- The Washington Times - Monday, March 26, 2001

ANAHEIM, Calif. Gary Williams is all hugs and kisses these days.

He is the Alan Alda of the coaching fraternity, as sensitive and caring as it gets. He is a healer, not a divider. He keeps hope alive.

He helps little old ladies cross Route 1. He picks up stray dogs. He has adopted a couple of roads in College Park. He sees a world beyond college basketball, and it is a big, hopeful world, full of good people, and they are not all basketball players and coaches who can win the close games.

Williams no longer barks at his players. He comforts them instead. He pats them on the shoulder and asks them to try harder. He bites his lower lip and feels their pain. He no longer attacks referees. He sympathizes with them. He sends them cards and flowers.

It is said you can't teach an old dog new tricks. Williams is there to demonstrate otherwise. He started the season as a rottweiler. Now he is a toy poodle. He is loving. He is loyal. He is not going to UNLV.

Williams used to be a bundle of nerves at the opening tip, cursing the Gods, ready to blow his stack. Now he has seen the light. He has discovered a deeper truth. He has found harmony in his modest existence.

He owes it all to Florida State, a football school. He lost to Florida State at home and decided to figure out what it all meant. He knew that one billion Chinese did not care one way or the other, either about Maryland or Florida State, and you probably could include all the sheep from New Zealand in that.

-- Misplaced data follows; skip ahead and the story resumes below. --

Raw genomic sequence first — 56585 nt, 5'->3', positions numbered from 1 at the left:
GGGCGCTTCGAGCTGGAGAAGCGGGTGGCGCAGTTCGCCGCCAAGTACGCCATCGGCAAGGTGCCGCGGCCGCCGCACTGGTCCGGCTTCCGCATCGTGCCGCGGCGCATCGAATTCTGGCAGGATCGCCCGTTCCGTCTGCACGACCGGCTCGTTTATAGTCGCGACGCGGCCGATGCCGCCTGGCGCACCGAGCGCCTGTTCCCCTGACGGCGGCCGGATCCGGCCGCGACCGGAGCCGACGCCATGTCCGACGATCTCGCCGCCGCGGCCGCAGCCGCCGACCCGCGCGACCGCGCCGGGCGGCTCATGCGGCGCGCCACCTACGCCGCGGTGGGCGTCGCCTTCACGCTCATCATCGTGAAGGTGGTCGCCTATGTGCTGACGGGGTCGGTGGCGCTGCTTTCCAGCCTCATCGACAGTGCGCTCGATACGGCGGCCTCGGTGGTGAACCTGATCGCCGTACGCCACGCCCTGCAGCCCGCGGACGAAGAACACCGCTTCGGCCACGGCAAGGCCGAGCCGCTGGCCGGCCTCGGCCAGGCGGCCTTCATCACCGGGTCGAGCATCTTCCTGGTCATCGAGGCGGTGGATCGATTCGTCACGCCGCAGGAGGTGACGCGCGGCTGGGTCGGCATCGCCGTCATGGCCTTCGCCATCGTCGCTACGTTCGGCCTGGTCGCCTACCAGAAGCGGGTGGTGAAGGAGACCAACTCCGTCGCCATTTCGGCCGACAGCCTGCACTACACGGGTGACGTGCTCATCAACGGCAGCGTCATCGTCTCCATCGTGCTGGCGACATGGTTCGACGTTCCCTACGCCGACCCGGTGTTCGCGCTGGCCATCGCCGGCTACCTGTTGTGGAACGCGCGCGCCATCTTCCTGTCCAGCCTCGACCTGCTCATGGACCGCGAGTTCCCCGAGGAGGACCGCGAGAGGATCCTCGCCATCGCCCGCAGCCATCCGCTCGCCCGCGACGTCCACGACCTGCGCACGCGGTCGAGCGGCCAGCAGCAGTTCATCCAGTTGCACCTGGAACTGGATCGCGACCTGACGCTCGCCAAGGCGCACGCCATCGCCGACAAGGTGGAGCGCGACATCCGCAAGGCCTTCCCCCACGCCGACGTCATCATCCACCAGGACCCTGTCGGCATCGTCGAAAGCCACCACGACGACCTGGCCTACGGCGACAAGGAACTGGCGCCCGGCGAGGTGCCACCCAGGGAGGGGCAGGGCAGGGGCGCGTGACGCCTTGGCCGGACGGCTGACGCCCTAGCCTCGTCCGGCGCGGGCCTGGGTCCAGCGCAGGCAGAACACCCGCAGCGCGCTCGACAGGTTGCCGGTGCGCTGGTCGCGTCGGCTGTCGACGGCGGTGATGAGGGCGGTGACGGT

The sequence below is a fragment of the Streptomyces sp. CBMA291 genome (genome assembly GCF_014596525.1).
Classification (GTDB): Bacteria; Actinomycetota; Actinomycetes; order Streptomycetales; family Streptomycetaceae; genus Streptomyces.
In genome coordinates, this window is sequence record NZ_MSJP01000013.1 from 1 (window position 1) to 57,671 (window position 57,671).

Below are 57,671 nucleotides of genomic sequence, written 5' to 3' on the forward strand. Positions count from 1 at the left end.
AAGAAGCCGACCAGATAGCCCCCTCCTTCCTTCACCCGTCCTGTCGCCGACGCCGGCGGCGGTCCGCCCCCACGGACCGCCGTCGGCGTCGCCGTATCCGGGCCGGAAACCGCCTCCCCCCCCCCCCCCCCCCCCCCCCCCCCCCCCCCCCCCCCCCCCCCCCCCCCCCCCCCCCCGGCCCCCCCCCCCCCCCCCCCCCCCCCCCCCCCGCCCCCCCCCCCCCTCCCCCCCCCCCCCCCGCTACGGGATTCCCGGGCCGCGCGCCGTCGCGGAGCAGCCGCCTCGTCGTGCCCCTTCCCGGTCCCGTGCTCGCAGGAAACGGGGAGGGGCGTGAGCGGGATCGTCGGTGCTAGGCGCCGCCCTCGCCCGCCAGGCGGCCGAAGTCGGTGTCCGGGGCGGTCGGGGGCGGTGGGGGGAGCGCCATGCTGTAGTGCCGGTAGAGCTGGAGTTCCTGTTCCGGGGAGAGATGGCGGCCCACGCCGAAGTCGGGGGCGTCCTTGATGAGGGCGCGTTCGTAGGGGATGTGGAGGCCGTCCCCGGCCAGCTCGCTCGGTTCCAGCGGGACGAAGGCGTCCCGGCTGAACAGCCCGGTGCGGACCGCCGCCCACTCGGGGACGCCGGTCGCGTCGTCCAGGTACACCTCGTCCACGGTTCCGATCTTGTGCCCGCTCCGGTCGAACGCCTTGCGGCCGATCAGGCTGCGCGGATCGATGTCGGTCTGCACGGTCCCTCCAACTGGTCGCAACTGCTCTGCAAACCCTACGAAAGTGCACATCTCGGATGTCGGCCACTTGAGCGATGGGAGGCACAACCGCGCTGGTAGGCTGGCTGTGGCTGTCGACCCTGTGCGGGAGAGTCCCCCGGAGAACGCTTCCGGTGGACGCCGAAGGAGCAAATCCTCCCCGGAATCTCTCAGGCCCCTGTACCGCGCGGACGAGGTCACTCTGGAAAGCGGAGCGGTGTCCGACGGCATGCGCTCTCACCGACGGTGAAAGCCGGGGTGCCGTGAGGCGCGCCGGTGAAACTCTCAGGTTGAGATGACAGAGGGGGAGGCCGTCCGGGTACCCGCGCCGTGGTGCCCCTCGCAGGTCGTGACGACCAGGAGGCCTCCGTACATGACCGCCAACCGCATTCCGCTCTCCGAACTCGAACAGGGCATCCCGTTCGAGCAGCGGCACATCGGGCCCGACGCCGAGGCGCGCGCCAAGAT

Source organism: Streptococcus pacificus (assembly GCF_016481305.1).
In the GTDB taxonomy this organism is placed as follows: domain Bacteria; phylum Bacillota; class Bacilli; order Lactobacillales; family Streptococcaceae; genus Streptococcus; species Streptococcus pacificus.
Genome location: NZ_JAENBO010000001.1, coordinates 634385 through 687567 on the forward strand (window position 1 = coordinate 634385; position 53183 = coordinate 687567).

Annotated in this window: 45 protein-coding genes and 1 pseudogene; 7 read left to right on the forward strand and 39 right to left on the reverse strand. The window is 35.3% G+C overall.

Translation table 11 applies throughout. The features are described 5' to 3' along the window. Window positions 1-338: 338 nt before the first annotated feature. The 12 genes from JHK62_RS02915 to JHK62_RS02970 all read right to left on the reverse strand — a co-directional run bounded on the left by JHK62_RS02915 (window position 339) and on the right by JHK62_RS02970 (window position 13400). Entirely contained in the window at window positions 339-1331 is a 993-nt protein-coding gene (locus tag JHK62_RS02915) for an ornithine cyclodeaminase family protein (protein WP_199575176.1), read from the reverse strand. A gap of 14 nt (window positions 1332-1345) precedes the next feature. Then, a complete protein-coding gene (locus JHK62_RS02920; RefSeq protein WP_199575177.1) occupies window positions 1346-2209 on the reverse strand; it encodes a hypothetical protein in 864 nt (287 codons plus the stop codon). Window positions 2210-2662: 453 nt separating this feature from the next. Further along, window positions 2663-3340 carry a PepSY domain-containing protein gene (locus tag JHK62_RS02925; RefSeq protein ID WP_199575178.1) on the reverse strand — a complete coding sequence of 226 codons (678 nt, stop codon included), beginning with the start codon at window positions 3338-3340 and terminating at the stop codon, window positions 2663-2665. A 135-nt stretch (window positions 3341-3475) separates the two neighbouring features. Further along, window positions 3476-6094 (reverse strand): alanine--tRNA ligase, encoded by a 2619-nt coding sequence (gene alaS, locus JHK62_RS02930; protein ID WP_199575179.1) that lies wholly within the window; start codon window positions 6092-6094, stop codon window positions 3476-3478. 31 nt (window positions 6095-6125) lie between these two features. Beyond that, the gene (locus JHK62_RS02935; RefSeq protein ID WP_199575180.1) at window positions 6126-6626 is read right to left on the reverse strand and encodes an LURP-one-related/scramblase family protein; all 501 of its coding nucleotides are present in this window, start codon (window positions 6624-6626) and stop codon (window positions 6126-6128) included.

Williams and his players joined hands after losing at home to Florida State, and then they belted out, "We are the world."

Everyone counted them out, including Katherine Harris, and they understood. Williams vowed to do better, to become a complete human being, to have fun. There is more to life than basketball. There is football. There also is the Boy Owner, another tightly wrapped person who has not had his epiphany yet.

The local NFL team did not play Florida State at home last season, which probably was just as well. Florida State would have defeated the local NFL team, too.

Anyway, Williams lost at home to Florida State and decided to open his mind to new ideas. He could go into a shell. He could blame it on the one billion Chinese. He could claim he was a victim of the vast, left-wing conspiracy against middle-aged white males, the recovering oppressors who need to die, and die hard, and die harder, if this great land is to fulfill its destiny.

Or he could rejoice in it all, in the game, all the while knowing he gets paid good money to wear a suit around sweaty, young men. How neat is that?

Williams almost fell asleep while his team was beating up on Chelsea U. two days ago. People used to worry that he might check out during a game, especially when his veins would be bulging, seemingly on the verge of bursting. Now he coaches with sleepy eyelids, Robert Mitchum eyelids, in tune with the energy around him. He is at peace, enveloped by a sturdy electromagnetic shield.

In his 23rd season as a coach, Williams has come across a startling revelation. Hard as it is to believe, the sun, win or lose, comes up the next day, and most people can't be bothered with the outcome of the game either way. They have bills. They have spouses. They have brats. They have lots of problems, and a win or a loss, is not high on their list of concerns.

Williams adopted the less-is-more approach after losing at home to Florida State. What did he have to lose, except another game, and losing to Florida State already was like losing to an intramural team?

So Williams and the Terps are going to the Final Four, despite the venue. It could be worse. It could be Duluth instead of Minneapolis.

Pack a shovel. Wear a parka. Call Bob Ryan. Strike the last instruction. Ryan is 0-for-2001 at this point.

Williams and the Terps can relate to where Ryan is. Ryan missed Washington's last blizzard by only two feet and four states.

It can be easy, or it can be hard.

Williams and the Terps made it look easy in Disneyland, and now love is in the air.

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